LETTERS: ALL major international environmental treaties espouse the Precautionary Principle (German, Vorsorgeprinzip) of “first, do no harm”. This is necessary to protect present and future generations from risks and harmful impacts arising from irresponsible institutional decision-making.
In Malaysia, the National Physical Plan (2010) contains policy statements forbidding coastal land reclamation for purposes other than the development of ports of national importance.
The single most ambitious reclamation project is the 1,800ha Penang South Reclamation (PSR), calculated to generate 3.2 million tonnes of carbon emissions per year, according to the “18 nasihat” issued by the National Physical Planning Council.
The carbon emissions generated annually by PSR will require 147 million trees to offset it (based on one mature tree sequestering 48 pounds of carbon dioxide per year). These figures are alarming.
The state government insists on going ahead with the project even though it will disrupt the livelihoods of thousands of fishermen.
The resulting pollution threatens to jeopardise the “golden triangle” of brackish water aquaculture producing half of Peninsular Malaysia’s supply: Sungai Udang in Penang, Tanjung Piandang and Kuala Kurau, as well as the mangrove areas of Kuala Gula and Kuala Sepetang, all in Perak.
The state government should revisit the impact of ongoing and past reclamation projects to learn about the impact of the massive Seri Tanjung Pinang 2 (STP2).
Despite precautions, the marine water quality in the north of Penang island has deteriorated.
Fishermen in Tanjung Tokong and Bagan Ajam report that their fish catch has dropped as much as 50 per cent to 70 per cent compared with before STP2.
The seas around Tanjung Tokong and Gurney Drive should be cleaned up to allow fish populations to recover to restore the livelihoods of fishermen.
If rehabilitation efforts cannot be undertaken successfully, the only responsible thing for the Penang government to do would be to cancel all future reclamation projects.
In a letter on June 25, 2019, the Department of Environment director-general advised the state government that the Penang South Reclamation will “cause permanent and residual impacts on mudflat ecosystems, fishing grounds, turtle landing areas, and some coral reefs in Pulau Rimau… This permanent destruction will have a significant negative impact on fisheries resources, fisheries and the security of national food supply”.
The advice was ironically incorporated into the letter of approval for the PSR Environmental Impact Assessment (EIA) report, signed, incidentally, by the director-general on his last day of work, before retirement.
On July 16, the agriculture
and agro-based industry minister said in Parliament that the PSR project would affect 4,909 fishermen and 511 marine aquaculture operators.
He recommended mitigation measures to be implemented by the state government “without fail”, such as gazetting the strip from Pulau Betong to Telok Bahang as a conservation zone and the Middle Bank as a fisheries-protected area.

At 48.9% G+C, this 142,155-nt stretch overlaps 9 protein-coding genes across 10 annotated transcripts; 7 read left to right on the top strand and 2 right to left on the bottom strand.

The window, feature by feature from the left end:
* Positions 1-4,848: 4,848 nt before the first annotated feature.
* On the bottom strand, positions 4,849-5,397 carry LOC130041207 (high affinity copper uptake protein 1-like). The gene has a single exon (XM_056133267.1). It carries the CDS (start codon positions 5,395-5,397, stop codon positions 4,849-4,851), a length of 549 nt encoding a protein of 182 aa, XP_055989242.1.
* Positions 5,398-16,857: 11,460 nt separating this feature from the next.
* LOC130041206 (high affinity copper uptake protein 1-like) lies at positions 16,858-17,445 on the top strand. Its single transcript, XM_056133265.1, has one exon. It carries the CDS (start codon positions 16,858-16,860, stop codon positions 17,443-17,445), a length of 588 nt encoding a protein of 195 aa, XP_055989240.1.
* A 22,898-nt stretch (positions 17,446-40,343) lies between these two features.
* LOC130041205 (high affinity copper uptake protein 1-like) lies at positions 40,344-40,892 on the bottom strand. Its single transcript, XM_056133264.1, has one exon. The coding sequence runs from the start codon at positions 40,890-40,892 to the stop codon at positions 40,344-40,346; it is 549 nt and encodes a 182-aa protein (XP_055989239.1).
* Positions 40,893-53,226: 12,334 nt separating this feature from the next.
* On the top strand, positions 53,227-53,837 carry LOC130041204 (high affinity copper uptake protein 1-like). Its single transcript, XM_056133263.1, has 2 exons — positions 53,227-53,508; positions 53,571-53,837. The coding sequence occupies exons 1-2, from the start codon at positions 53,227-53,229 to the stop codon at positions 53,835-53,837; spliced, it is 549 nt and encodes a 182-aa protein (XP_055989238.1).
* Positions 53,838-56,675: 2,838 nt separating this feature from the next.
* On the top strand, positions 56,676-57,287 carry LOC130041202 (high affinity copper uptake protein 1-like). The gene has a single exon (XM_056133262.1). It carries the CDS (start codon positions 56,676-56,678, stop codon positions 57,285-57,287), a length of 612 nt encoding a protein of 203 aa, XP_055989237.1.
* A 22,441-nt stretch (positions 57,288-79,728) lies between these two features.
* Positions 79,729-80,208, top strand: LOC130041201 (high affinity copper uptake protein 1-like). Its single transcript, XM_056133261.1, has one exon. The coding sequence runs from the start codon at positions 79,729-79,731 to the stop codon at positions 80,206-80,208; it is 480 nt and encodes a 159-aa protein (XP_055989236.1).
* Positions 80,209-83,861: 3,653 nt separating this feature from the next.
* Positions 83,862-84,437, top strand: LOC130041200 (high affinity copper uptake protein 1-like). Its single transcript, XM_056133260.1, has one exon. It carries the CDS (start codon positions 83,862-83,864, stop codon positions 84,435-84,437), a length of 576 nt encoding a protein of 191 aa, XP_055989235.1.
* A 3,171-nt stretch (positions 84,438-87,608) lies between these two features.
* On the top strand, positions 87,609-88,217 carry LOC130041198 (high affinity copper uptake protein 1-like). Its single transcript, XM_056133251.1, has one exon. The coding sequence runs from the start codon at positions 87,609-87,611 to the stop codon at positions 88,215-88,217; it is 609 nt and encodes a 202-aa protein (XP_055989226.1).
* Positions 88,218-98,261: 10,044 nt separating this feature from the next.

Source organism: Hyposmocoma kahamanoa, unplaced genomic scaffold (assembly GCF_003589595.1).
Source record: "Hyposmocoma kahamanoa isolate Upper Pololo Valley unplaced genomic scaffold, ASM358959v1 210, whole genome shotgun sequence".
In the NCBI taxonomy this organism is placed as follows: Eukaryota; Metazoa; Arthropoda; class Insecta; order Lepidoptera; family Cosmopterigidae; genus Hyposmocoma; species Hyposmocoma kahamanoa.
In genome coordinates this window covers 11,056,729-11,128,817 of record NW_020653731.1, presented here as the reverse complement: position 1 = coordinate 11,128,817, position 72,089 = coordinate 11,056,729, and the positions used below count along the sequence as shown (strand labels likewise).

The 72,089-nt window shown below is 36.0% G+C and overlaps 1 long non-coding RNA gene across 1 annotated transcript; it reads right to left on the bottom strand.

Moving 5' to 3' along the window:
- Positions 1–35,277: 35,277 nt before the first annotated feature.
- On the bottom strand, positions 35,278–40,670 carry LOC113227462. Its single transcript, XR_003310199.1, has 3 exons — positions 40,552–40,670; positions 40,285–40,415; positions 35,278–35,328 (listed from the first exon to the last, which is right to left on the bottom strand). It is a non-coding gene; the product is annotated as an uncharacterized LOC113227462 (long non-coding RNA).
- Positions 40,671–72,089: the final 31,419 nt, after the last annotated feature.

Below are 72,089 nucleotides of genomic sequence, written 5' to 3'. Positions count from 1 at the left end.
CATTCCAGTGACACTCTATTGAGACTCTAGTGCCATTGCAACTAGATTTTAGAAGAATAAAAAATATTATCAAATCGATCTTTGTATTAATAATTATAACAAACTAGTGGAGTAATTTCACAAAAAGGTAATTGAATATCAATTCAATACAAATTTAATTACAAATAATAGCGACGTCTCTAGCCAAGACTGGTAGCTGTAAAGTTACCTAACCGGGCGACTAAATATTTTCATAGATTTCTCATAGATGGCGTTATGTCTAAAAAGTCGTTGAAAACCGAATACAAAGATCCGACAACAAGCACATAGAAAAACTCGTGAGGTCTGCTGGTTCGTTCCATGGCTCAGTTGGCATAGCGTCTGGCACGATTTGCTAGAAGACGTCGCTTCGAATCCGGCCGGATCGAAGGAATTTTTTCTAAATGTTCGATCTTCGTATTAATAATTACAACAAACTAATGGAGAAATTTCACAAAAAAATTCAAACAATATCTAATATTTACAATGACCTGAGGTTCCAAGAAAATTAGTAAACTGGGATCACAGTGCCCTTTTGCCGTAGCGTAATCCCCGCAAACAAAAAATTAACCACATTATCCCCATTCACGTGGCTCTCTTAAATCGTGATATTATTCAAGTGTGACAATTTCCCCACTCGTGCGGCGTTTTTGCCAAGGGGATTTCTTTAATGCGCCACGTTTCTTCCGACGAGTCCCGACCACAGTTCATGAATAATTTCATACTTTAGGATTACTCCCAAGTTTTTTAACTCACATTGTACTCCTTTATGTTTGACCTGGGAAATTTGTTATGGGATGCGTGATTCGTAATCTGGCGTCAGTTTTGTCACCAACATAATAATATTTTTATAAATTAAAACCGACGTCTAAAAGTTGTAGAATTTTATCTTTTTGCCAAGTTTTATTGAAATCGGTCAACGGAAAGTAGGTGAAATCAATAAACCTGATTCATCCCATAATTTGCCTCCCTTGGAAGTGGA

Have these steps been taken?
He also required studies to be conducted on the impact of noise pollution on fish as well as on prawn migration over a one-year cycle, and then to modify the island design to allow for unimpeded prawn migration.
All these are recorded in the Hansard, but one wonders if these studies are under way?
The minister, who has repeatedly emphasised the need to reduce food imports, said: “In principle, it is the responsibility of the Agriculture and Agro-based Industry Ministry to protect the marine resources and welfare of the fishermen.”
He should therefore instruct his ministry and the Malaysian Fisheries Development Authority to follow this policy.
PSR’s EIA report presented the project timeline starting with the reclamation of Island B, but several weeks later, a Bloomberg advertisement (Bloomberg, Dec 6) showed that Island A will proceed first.
This indicates that PSR might lack the detailed financial or physical planning conditions to make it “future-proof”.
The additional 400,000 population projected for the three new islands will stretch Penang’s resources.
The 800,000 people on water-stressed Penang island will have to compete for water.
How will the additional water supply be secured? Will additional sewerage and landfill facilities be required and where will they be located?
The Penang government has announced that it is in a hurry to sign the Project Delivery Partner agreement with SRS Consortium for the implementation of the Penang Transport Master Plan and the PSR project, just after Chinese New Year.
Therefore, it is our duty to remind it to heed environmental warnings and to slam the brakes.
Apparently, the Penang government’s letter of offer to the developers stipulates that SRS Consortium is required to obtain approvals for various projects.
The DoE approved the EIA for PSR on June 25.
However, the good fishermen of Penang have filed an appeal against the decision, under Section 35 (1) of the Environmental Quality Act 1974.
Before the appeal is heard and the decision obtained, the Penang government should respect the legal process and not start the reclamation project.
KHOO SALMA NASUTION
The views expressed in this article are the author’s own and do not necessarily reflect those of the New Straits Times